Stories about: cancer

ctDNA: Bringing ‘liquid biopsies’ to pediatric solid tumors

Brian Crompton studies the use of ctDNA as an alternative way to biopsy pediatric solid tumors
Brian Crompton with Stephanie Meyer (left) and Kellsey Wuerthele (PHOTO: JOHN DEPUTY)

Our blood carries tiny amounts of DNA from broken-up cells. If we have cancer, some of that DNA comes from tumor cells. Studies performed with adult cancers have shown that this circulating tumor DNA (ctDNA) may offer crucial clues about tumor genetic mutations and how tumors respond to treatment.

Brian Crompton, MD, with colleagues at Dana-Farber/Boston Children’s Cancer and Blood Disorders Center and elsewhere, is now working to bring ctDNA “liquid biopsies” to pediatric solid tumors as well. The researchers hope that these blood tests will eventually improve early detection, choice of treatment and monitoring of young patients with these diseases without having to sample the tumor itself.

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Proposed cancer treatment may boost lung cancer stem cells, study warns

Epigenetic enzymes and lung cancer: Treating adenocarcinoma with G9a histone methyltransferase inhibitors leads to an increase in tumor cells with stem-like properties. In contrast, inhibiting histone demethylase prevents tumor growth. (SAMUEL ROWBOTHAM/BOSTON CHILDREN’S HOSPITAL)

Epigenetic therapies — targeting enzymes that alter what genes are turned on or off in a cell — are of growing interest in oncology as a way to make cancers less aggressive or less malignant. But now, at least one epigenetic therapy that had looked promising for lung cancer appears to boost the cancer stem cells that are believed to drive tumors. A study published today in Nature Communications also identifies a strategy that reduces these stem cells, curbing lung cancer in mice.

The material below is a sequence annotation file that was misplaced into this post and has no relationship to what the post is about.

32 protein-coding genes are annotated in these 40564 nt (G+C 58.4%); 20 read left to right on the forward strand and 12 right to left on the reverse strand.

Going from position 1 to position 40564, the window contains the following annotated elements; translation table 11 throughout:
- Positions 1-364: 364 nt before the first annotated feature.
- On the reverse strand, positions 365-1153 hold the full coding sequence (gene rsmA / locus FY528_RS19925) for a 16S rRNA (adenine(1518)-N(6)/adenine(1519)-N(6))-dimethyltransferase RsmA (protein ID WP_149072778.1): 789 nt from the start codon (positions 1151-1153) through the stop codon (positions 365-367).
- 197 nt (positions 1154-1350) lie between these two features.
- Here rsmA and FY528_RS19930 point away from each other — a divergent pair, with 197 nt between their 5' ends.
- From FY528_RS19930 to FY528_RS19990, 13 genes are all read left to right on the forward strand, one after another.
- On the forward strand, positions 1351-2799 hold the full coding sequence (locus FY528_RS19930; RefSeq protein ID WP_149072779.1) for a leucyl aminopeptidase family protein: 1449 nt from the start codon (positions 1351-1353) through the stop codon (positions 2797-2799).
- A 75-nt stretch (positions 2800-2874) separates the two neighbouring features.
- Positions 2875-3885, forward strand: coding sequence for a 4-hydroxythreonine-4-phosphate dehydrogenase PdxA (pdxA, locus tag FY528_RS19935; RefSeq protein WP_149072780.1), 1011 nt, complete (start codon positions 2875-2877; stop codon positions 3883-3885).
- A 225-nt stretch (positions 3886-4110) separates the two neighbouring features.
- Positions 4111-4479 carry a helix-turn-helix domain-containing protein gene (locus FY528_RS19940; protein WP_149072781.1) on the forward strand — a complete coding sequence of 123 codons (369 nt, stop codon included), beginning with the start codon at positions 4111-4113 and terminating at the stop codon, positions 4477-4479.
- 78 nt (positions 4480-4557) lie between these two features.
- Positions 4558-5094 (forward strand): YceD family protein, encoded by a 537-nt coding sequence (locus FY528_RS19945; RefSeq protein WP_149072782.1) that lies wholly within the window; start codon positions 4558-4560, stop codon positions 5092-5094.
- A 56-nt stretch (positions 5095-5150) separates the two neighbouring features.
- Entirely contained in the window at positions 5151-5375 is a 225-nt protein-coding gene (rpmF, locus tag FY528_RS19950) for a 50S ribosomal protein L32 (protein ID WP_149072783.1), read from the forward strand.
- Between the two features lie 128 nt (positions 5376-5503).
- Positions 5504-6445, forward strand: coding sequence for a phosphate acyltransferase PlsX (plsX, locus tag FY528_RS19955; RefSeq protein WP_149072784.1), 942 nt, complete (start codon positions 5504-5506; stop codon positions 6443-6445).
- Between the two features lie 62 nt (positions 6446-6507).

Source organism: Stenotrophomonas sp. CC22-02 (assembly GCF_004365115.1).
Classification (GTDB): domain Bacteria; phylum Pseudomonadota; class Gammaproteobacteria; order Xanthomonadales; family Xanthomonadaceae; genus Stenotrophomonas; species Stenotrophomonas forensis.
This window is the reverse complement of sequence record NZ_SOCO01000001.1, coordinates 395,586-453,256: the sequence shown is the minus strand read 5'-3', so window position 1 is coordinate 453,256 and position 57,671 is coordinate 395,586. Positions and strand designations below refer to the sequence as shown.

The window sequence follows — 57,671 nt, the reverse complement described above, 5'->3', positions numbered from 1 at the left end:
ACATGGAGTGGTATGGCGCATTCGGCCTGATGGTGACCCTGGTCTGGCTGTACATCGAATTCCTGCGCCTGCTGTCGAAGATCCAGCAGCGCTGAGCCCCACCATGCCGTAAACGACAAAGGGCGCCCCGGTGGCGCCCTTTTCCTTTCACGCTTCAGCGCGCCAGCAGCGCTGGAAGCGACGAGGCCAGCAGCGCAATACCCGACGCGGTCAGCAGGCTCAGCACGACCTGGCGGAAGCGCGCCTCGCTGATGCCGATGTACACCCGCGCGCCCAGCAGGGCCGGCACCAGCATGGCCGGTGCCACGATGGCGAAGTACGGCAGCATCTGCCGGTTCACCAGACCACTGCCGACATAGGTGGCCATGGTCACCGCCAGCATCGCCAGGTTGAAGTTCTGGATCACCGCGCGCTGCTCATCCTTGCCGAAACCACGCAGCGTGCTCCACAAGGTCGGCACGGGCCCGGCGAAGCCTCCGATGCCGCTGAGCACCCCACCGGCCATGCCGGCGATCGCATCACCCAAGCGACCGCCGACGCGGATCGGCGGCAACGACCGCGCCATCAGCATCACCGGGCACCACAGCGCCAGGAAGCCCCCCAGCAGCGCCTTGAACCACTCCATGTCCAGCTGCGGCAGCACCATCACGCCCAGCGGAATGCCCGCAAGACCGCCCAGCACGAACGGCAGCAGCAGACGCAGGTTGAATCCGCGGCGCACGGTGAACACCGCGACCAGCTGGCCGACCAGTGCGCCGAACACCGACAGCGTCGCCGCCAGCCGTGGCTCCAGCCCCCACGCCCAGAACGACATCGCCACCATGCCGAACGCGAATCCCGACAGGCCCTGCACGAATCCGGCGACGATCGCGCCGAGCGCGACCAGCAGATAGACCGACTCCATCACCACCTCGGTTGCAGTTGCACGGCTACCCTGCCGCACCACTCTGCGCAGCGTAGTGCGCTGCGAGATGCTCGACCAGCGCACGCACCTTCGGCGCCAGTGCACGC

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‘Druggable’ cancer target found in pathway regulating organ size

Inactivating NUAK2 curbs cell proliferation in liver cancer
Reducing cancer proliferation: A small molecule that inactivates NUAK2, part of the Hippo/YAP pathway, reduces the number of cancerous cells in the mouse liver. (WEI-CHIEN YUAN/BOSTON CHILDREN’S HOSPITAL)

It’s known that cancer involves unchecked cell growth and that a pathway that regulates the size of organs, known as Hippo, is also involved in cancer. It’s further known that a major player in this pathway, YAP, drives many types of tumors. What’s been lacking is how to turn this knowledge into a practical cancer treatment. In a study published today in Nature Communications, researchers at Boston Children’s Hospital identify a target downstream of YAP, called NUAK2, and show that it can readily be inactivated with a small molecule.

“The Hippo pathway, and especially YAP, has been hard to target with drugs,” says senior study author Fernando Camargo, PhD, of Boston Children’s Stem Cell Research program. “This is the first demonstration of a ‘druggable’ molecule that could be targeted in any type of tumor driven by YAP.”

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Fishing for new leads in rare mucosal melanoma

Leonard Zon and Julien Ablain in the zebrafish facility
Leonard Zon and Julien Ablain are finding that zebrafish can tell us a lot about cancer. (PHOTO: SHANE HURLEY/BOSTON CHILDREN’S HOSPITAL)

Zebrafish are an emerging power tool in cancer research. They can be engineered to light up when certain genes turn on — capturing the moment when a cancer is initiated. Because they breed so quickly, they lend themselves to rapid, large-scale chemical screening studies, so can help identify tumor promoters and suppressors. Now, as a new study in Science demonstrates, zebrafish can also help scientists dissect the intricate molecular pathways that underlie many cancers, and could help guide treatment strategies — in this case, for mucosal melanoma.

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In zebrafish, a way to find new cancer therapies, targeting tumor promoters

A new study suggests the power of zebrafish as tools for cancer drug discovery (PHOTO: KATHERINE C. COHEN)